VIMS to begin new ecosystem management study

For years, fisheries within Chesapeake Bay have been managed on a species-by-species basis, with management plans that do not take into account factors such as the abundance of competitors, predators, and forage species.

Now, a funding commitment of $629,000 from the Virginia Environmental Endowment (VEE), will allow scientists at VIMS to launch an innovative three-year project that will focus on developing a model for multi-species management of sustainable fisheries within Chesapeake Bay. This new approach will consider the entire ecosystem and be based on the development of a food-web model for the lower Chesapeake Bay.

Scientists know that population levels of commercially important fishes are greatly affected by the abundance of their prey, their predators, and their competitors. These relationships change over the life history of a species, and can be greatly influenced by the environment. Fishing, as well as environmental fluctuations, can seriously alter community structure, impacting the abundance of predator and prey species.

The 46-year Trawl Survey will provide basic information to underpin the ecosystem management study, which will begin in July.“The delineation and understanding of such interactions are critical to the sustainable management of the lower Bay ecosystem,” says VIMS professor John Graves. “The award from the Virginia Environmental Endowment provides us with a unique opportunity to develop a model that will allow fishery managers to forecast the impacts of various actions on the ecosystem as a whole”

This work will build on VIMS Juvenile Trawl Survey, a 46-year series monitoring the abundance of juvenile fishes in Chesapeake Bay and tributaries and some environmental conditions. The project will be coordinated with researchers at other institutions on the Bay who are also working on various aspects of the food web within Chesapeake Bay.

Ultimately, these data will be used to develop a more comprehensive model for fishery managers, allowing them to predict the outcome of various scenarios. For example, striped bass populations are currently up. What impact do elevated levels of striped bass have on prey species such as bay anchovy, blue crab, and menhaden? How do these impacts affect other species such as bluefish, red drum, and weakfish that also feed on bay anchovy, blue crab, and menhaden?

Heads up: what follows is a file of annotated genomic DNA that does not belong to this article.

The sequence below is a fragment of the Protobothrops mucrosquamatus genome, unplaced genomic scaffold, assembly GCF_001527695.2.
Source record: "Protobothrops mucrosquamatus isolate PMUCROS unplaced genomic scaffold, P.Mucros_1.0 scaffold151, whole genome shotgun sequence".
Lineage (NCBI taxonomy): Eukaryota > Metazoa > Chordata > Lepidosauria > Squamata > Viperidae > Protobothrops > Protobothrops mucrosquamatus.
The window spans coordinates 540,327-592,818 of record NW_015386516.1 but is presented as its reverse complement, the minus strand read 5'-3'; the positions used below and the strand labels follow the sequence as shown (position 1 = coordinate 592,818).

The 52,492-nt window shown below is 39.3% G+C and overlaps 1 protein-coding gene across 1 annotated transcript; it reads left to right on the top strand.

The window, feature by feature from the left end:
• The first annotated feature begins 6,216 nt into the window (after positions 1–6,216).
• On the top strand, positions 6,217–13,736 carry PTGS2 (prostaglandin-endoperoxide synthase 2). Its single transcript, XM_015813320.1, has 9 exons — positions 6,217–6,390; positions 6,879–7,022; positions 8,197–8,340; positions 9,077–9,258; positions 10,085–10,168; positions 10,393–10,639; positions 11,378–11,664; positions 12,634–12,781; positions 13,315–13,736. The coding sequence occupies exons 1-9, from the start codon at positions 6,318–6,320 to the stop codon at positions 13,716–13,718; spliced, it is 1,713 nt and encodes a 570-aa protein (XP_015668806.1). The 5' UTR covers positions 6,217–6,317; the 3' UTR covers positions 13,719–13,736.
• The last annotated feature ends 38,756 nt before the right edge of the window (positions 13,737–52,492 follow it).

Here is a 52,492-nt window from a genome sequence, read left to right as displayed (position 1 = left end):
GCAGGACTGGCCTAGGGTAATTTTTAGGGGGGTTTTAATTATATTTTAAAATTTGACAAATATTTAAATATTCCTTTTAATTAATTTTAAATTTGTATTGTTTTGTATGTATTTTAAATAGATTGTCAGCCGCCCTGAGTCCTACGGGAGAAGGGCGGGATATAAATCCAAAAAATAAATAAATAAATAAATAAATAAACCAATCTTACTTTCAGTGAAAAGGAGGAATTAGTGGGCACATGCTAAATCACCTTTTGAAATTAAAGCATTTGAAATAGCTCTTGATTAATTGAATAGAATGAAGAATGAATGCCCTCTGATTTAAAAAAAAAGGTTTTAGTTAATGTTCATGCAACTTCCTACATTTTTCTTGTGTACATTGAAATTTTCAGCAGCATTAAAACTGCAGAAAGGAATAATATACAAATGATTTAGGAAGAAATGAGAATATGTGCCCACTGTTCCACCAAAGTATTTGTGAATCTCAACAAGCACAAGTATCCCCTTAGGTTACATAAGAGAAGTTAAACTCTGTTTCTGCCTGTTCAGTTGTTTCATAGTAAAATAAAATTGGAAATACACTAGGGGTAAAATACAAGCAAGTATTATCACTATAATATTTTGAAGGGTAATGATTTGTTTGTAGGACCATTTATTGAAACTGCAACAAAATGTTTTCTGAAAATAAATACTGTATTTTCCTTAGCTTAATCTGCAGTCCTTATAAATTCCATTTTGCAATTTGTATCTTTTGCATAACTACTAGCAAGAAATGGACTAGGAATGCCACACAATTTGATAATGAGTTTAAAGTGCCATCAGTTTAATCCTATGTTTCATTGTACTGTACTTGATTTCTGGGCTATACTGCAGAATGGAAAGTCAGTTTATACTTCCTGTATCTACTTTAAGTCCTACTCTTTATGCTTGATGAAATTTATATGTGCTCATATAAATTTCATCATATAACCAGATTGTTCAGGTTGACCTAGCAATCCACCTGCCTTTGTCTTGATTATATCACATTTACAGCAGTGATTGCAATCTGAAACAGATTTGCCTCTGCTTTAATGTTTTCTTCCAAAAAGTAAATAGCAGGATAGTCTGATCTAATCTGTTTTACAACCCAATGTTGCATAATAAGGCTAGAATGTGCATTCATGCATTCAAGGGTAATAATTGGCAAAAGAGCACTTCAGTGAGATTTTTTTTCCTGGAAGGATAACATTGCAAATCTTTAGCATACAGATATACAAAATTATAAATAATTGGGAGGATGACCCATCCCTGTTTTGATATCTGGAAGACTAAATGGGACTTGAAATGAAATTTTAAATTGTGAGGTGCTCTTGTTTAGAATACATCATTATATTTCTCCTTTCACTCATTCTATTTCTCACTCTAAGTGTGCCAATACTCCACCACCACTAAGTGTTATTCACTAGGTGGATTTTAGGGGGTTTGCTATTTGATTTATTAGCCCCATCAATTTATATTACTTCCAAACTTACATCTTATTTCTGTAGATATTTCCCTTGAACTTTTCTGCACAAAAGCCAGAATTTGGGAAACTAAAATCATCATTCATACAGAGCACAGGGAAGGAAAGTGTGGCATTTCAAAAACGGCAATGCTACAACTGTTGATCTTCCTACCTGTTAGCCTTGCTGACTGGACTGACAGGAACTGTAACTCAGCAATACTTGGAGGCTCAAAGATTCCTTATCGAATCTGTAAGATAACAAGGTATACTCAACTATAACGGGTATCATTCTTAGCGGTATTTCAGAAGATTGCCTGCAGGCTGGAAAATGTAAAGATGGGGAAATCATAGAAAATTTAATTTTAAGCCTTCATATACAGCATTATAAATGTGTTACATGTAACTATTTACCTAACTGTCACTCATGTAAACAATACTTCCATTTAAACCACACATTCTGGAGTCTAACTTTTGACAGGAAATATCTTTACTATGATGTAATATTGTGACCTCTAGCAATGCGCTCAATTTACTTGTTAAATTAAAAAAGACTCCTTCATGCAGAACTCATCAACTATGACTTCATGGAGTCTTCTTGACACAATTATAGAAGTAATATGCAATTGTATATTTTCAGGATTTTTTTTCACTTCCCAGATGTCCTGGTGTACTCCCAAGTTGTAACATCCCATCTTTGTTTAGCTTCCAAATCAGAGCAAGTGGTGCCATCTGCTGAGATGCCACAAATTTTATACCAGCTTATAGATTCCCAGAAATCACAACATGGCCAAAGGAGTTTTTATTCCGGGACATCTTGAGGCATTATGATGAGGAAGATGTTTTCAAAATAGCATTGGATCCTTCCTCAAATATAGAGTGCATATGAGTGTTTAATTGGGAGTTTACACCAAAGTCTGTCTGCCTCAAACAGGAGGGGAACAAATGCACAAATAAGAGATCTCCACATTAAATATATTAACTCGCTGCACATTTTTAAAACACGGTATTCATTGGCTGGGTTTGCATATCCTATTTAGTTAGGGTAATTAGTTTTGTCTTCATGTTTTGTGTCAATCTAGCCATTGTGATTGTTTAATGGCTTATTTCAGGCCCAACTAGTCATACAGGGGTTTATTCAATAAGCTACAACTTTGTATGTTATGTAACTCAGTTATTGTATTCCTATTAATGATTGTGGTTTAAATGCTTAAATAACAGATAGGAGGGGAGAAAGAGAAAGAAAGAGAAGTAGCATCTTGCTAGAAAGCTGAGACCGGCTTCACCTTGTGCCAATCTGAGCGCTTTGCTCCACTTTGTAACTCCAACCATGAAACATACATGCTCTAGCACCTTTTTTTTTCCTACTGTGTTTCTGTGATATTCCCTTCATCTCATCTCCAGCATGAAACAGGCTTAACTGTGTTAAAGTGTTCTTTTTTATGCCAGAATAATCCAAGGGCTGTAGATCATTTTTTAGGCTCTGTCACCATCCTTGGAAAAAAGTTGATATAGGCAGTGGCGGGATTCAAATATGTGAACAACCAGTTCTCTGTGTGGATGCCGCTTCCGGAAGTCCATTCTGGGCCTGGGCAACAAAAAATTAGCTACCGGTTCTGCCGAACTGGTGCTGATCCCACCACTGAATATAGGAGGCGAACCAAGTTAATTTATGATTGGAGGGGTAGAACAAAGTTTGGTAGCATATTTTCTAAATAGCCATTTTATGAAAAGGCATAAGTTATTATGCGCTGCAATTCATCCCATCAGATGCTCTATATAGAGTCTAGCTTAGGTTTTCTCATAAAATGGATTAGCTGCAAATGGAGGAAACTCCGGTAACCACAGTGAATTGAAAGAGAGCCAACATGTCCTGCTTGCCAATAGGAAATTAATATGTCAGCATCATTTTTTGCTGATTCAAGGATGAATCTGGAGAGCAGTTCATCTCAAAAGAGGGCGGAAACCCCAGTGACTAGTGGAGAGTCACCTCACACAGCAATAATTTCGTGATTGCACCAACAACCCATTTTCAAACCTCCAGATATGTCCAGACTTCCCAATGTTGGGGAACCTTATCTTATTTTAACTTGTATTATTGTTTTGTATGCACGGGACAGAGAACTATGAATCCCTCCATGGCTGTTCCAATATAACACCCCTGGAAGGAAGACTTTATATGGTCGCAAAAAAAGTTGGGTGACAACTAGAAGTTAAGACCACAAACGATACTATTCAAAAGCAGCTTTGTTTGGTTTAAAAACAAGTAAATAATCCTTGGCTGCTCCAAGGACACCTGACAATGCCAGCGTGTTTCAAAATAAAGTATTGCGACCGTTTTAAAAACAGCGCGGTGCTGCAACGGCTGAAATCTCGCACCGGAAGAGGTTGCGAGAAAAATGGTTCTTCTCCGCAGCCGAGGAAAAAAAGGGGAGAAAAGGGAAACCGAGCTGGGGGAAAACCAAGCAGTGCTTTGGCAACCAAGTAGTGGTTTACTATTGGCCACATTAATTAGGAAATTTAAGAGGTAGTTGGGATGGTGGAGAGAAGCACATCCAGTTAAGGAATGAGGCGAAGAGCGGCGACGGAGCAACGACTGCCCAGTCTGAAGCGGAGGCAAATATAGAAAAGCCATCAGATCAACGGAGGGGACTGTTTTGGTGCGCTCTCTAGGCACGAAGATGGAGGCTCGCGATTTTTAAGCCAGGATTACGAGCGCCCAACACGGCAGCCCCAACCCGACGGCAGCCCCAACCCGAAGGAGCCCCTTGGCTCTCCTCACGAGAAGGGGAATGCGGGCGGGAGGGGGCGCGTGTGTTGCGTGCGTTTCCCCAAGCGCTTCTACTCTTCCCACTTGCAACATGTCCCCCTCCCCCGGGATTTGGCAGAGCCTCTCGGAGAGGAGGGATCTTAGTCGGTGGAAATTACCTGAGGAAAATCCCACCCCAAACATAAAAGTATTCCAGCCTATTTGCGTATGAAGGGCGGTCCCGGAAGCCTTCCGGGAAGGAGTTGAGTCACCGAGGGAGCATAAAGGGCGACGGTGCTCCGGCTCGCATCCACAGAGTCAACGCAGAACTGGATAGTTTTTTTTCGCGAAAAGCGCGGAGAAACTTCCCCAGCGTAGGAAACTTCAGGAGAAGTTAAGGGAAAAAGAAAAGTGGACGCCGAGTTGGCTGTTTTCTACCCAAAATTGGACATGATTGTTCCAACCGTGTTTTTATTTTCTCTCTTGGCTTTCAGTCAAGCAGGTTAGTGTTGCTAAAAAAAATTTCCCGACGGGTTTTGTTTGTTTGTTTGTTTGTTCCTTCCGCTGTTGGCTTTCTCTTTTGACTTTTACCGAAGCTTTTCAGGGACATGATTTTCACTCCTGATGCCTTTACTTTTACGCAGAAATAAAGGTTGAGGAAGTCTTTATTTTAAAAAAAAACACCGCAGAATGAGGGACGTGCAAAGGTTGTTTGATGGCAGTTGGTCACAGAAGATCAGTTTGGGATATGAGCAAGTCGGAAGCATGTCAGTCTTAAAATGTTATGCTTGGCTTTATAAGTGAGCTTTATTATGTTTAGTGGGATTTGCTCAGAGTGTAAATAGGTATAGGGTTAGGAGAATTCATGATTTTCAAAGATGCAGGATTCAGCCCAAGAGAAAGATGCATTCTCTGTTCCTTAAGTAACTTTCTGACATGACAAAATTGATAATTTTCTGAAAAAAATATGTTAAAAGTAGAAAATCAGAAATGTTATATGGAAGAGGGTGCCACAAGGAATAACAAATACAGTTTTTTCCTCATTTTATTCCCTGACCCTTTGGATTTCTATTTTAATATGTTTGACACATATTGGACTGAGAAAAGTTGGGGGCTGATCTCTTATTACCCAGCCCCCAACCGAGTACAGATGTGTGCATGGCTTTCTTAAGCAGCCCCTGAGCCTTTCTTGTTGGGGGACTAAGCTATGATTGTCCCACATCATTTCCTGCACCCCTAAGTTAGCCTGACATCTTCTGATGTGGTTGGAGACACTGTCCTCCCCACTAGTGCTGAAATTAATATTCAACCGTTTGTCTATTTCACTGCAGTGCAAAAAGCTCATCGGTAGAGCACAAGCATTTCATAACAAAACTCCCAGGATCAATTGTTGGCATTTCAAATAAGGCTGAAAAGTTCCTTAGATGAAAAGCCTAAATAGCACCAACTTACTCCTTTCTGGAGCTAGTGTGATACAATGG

Scientists feel that some of the data necessary to understand these kinds of food-web interactions are not known. As the model is developed, the needs for further food web research will be highlighted.

“Building a dynamic model will force us to take inventory, to see where information is needed to develop predictive capabilities,” says VIMS professor Richard Wetzel, a co-director of the project.

The grant from the Virginia Environmental Endowment will also permit researchers at VIMS to update the Status of Stocks and Species Information, which they developed in 1995. The original document, which included a synopsis of information on important recreational fishes of Chesapeake Bay, will be revised and expanded to include data on the feeding habits and relationships of many important forage species, as well as several non-resident species in the lower Chesapeake Bay. This document will be available on the VIMS web site.

Gerald P. McCarthy, Executive Director of Virginia Environmental Endowment, says that “This work will enable scientists to develop the knowledge and applications needed by managers to make decisions based on a complex and far more complete suite of information.”

He says that the ultimate goal of the work is to develop an ecosystem-based fisheries management plan with models that will provide better tools to forecast the impact of a management act or environmental event on a particular species as well as on the ecosystem as a whole. Sustainable fisheries are essential to maintain ecological, economic, and social benefits provided by the resources.

McCarthy said that VIMS has just the right combination of experience, skills, and information to undertake this important and groundbreaking work. “This initiative will eventually change the way the fisheries of the Chesapeake Bay are managed, and allow for the possibility of sustainable fisheries in the Bay for generations to come.”

He added, “VIMS is taking a leadership role in coordinating the scientific work on sustainable fisheries research in the Bay. They are inviting their colleagues to work cooperatively so that the Living Resources goals of the Chesapeake 2000 Agreement may be reached. The Endowment is very excited at this new direction and honored to be able to help.”